Against Love?

Originally published in the Boston Phoenix on December 19, 2003.

The title of Laura Kipnis’s Against Love: A Polemic, advertises its tone and theme. The book, however, does not make a contribution to public reason, the usual function of polemics, so much as it dramatizes a mood. It succeeds brilliantly. No recent publication more perfectly unites the stylized despair of urban singles with the hip anti-intellectualism of academic radicals. Think of it as a companion to Sex and the City. If you appreciate that show’s attitude, this is the book for you. Then again, if you believe in Sarah Jessica Parker, you have bigger troubles than love to contend with.

Everyone will recognize some truth in Kipnis’s complaint. Despite revolutions in sexual mores, she says, one thing has remained the same: we are expected to find love, pledge fidelity, and settle down into monogamy. So we get clapped into couples by therapists and moralists, only to find that sex with the same partner gets boring. The flames of passion die down while the cost to our freedom rises higher. Kipnis supplies a list of things we “can’t do” in the “domestic gulag,” everything from smoking pot to watching infomercials. From such strains, ambivalence sets in, and once ambivalence sets in, all is lost—until we try again.

This cycle of loss and gain is worthy of Kipnis’s sardonic adjectives. The trouble starts when she finds heroism in the wreckage: adultery. “After all,” she writes, “if adultery is a de facto referendum on the sustainability of monogamy—and it would be difficult to argue that it’s not—this also makes it the nearest thing to a popular uprising against the regimes of contemporary coupledom.”

Is she serious? Yes and no. A “Reader Advisory” blasts today’s “uniformity of opinion” and posits Kipnis as a maverick kicking dirt in the face of society. Thinkers from Karl Marx to Martin Heidegger are cited on almost every page, but they’re invoked for their prestige value. Kipnis introduces her cast of stars with the razzle-dazzle of a real-estate agent walking a client through a Manhattan townhouse. “Psychological interiority” and “materiality of triangulation” have no purpose amid her otherwise breezy, conversational prose except to intimidate credulous readers into believing in the author’s superior intelligence.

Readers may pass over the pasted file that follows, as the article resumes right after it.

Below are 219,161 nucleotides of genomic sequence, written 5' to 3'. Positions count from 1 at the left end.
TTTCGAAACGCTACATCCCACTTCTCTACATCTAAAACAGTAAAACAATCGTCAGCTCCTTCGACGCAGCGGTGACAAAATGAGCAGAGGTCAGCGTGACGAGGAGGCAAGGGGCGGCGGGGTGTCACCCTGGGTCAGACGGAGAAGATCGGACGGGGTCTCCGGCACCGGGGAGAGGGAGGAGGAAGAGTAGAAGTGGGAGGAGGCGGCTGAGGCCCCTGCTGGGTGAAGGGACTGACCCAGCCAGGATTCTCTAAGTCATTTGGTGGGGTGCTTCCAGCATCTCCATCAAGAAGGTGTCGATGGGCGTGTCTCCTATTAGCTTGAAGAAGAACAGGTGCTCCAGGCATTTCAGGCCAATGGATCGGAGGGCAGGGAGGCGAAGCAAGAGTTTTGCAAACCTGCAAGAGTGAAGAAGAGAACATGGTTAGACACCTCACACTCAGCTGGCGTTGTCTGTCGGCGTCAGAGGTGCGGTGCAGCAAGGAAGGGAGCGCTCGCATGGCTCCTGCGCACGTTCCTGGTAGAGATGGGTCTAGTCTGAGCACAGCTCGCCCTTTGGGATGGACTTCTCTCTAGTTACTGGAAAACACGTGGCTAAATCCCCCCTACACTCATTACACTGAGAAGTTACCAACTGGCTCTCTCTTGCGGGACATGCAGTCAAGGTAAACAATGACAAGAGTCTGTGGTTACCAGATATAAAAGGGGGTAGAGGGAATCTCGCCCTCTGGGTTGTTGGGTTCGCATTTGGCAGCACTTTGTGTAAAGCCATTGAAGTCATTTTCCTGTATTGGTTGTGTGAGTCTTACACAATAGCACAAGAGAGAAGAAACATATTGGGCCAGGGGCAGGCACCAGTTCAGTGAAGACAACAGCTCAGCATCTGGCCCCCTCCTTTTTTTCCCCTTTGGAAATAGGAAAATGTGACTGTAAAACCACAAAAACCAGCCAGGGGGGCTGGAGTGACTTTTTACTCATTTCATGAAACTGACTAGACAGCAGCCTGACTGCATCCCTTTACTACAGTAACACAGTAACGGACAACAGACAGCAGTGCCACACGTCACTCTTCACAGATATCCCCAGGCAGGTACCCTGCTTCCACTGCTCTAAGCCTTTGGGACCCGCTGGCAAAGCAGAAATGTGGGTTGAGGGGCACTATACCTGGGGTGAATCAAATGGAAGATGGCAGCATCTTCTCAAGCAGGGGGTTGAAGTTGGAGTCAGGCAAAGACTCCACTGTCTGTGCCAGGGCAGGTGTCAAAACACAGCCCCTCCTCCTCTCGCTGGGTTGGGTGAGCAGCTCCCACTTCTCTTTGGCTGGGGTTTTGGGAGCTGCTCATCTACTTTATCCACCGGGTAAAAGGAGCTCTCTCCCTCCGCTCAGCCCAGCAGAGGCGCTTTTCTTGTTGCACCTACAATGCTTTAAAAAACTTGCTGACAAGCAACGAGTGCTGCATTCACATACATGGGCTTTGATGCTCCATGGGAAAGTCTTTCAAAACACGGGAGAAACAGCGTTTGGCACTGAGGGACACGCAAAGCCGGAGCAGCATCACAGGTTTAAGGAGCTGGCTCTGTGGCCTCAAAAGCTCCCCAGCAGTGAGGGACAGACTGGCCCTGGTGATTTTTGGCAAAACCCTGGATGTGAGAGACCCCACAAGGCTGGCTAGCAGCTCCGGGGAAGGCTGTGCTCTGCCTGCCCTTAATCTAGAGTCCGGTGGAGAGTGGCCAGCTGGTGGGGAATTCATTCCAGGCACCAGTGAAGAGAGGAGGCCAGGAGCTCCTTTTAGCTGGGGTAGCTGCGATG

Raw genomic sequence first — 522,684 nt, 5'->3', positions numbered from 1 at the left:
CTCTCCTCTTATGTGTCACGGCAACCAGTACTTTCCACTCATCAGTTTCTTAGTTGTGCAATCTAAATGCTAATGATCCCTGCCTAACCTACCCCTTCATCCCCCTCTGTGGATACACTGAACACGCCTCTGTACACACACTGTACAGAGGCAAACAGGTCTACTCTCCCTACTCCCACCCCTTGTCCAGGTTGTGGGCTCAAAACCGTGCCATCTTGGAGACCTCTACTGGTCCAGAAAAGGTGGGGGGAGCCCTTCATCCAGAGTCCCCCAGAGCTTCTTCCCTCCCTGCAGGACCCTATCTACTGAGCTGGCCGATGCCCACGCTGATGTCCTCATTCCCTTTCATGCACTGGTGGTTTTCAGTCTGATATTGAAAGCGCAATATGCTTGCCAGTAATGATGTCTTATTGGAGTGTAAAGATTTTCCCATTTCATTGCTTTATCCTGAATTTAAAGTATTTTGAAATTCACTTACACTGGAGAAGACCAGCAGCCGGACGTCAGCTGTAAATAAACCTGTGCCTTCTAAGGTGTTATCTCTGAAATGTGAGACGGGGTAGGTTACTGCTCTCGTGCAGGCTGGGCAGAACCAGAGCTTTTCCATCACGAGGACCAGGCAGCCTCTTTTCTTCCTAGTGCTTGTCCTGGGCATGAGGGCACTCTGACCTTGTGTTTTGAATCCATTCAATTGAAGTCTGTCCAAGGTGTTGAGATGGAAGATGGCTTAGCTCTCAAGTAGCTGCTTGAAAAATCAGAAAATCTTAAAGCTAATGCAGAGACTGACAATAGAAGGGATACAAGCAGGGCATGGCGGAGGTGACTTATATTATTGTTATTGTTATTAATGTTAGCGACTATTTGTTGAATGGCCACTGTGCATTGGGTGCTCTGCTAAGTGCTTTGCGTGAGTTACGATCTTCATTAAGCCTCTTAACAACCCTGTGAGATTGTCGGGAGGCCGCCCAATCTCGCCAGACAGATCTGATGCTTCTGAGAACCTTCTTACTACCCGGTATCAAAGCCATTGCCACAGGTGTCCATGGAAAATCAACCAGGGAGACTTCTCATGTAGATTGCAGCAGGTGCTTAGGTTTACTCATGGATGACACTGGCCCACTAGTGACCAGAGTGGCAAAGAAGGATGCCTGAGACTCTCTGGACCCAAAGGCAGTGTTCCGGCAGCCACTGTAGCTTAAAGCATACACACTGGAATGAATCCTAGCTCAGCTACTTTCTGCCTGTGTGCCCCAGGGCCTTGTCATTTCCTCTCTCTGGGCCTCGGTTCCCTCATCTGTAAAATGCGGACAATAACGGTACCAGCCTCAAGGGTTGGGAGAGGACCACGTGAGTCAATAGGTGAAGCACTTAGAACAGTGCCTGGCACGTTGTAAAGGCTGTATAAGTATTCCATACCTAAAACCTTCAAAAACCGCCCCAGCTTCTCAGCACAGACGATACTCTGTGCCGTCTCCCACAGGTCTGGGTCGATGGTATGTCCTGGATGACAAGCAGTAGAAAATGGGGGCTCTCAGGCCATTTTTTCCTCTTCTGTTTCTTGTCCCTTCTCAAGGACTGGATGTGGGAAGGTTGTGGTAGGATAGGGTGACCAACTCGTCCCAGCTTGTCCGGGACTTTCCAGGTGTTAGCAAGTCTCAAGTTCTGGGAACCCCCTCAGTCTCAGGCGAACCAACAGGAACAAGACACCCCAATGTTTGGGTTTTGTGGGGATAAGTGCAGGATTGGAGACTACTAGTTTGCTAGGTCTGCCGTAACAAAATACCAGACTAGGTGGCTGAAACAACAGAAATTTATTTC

This is the stock-in-trade of today’s academic left. But showy vocabulary mixed with a disinclination to assume responsibility for ideas enlarges the distance between intellect and wisdom. At one point, Kipnis rediscovers the obvious: adultery causes pain. Still, conflicted desires and divided loyalties don’t present a pretty picture when seen up close … “Still,” she argues, falling in love “doesn’t just mean committing to another person, it means committing to certain emotional bargains and trade-offs also, some of which prove more workable than others.” She calls for annual contracts to replace vows, and she casts sexual experimentation as a legacy of Marx. In fact, Marx opposed the sexual experiments of 19th-century utopian socialists; he believed their vision of the individual as a free agent reproduced the theory of exchange embedded within liberal theory. What does this mistake mean in practice? In The Art of Loving (1956), Erich Fromm explained that under capitalism the “marketing personality” dominates. The habit of calculating costs and rewards (Kipnis’s “bargains and trade-offs”) poisons intimacy. We approach love not as a capacity but as an object—a commodity. Instead of cultivating relationships, we exchange “personality packages.” Fromm’s book remains in print, a brilliant antidote to dating services and reality-television shows.

If the standard must be “what works,” it’s worth remembering that alternatives to monogamy have also failed. Ambivalence, uncertainty, and complexity raise obstacles to the best-laid plans, and the emptiness of modern life shows an ever-changing face. Faced with these difficulties, narcissists collapse into themselves because they harbor childlike fantasies of omnipotence. They experience all obligations as impediments. Suffering degenerates into despair; shame feels like humiliation.

Mature love demands the kind of spiritual strength for which modern society makes no provision but which characterizes all great striving. If this amounts to conservatism, so be it. In this passionless age, radicals walk in many disguises.